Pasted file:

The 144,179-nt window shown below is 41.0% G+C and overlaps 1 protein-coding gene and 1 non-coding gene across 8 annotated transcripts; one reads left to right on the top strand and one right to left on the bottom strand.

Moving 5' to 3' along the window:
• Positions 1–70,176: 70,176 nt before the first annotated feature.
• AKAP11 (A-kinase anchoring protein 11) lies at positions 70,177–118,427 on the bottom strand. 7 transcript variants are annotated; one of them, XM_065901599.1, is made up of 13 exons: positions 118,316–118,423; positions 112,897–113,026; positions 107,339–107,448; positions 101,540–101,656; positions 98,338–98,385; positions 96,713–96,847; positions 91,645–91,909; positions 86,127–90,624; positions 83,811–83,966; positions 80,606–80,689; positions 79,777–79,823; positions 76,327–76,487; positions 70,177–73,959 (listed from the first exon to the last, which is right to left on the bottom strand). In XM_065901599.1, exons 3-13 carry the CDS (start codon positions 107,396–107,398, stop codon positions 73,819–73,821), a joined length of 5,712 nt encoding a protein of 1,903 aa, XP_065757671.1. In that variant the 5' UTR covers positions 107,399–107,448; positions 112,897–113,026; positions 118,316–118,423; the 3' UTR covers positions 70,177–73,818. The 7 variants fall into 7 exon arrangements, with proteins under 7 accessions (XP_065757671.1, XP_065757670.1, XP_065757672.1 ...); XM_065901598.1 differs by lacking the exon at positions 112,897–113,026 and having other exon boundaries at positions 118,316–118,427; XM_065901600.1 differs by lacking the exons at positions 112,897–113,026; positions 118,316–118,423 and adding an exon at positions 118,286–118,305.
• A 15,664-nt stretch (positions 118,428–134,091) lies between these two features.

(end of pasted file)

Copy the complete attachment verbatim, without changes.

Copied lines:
The 144,179-nt window shown below is 41.0% G+C and overlaps 1 protein-coding gene and 1 non-coding gene across 8 annotated transcripts; one reads left to right on the top strand and one right to left on the bottom strand.

Moving 5' to 3' along the window:
• Positions 1–70,176: 70,176 nt before the first annotated feature.
• AKAP11 (A-kinase anchoring protein 11) lies at positions 70,177–118,427 on the bottom strand. 7 transcript variants are annotated; one of them, XM_065901599.1, is made up of 13 exons: positions 118,316–118,423; positions 112,897–113,026; positions 107,339–107,448; positions 101,540–101,656; positions 98,338–98,385; positions 96,713–96,847; positions 91,645–91,909; positions 86,127–90,624; positions 83,811–83,966; positions 80,606–80,689; positions 79,777–79,823; positions 76,327–76,487; positions 70,177–73,959 (listed from the first exon to the last, which is right to left on the bottom strand). In XM_065901599.1, exons 3-13 carry the CDS (start codon positions 107,396–107,398, stop codon positions 73,819–73,821), a joined length of 5,712 nt encoding a protein of 1,903 aa, XP_065757671.1. In that variant the 5' UTR covers positions 107,399–107,448; positions 112,897–113,026; positions 118,316–118,423; the 3' UTR covers positions 70,177–73,818. The 7 variants fall into 7 exon arrangements, with proteins under 7 accessions (XP_065757671.1, XP_065757670.1, XP_065757672.1 ...); XM_065901598.1 differs by lacking the exon at positions 112,897–113,026 and having other exon boundaries at positions 118,316–118,427; XM_065901600.1 differs by lacking the exons at positions 112,897–113,026; positions 118,316–118,423 and adding an exon at positions 118,286–118,305.
• A 15,664-nt stretch (positions 118,428–134,091) lies between these two features.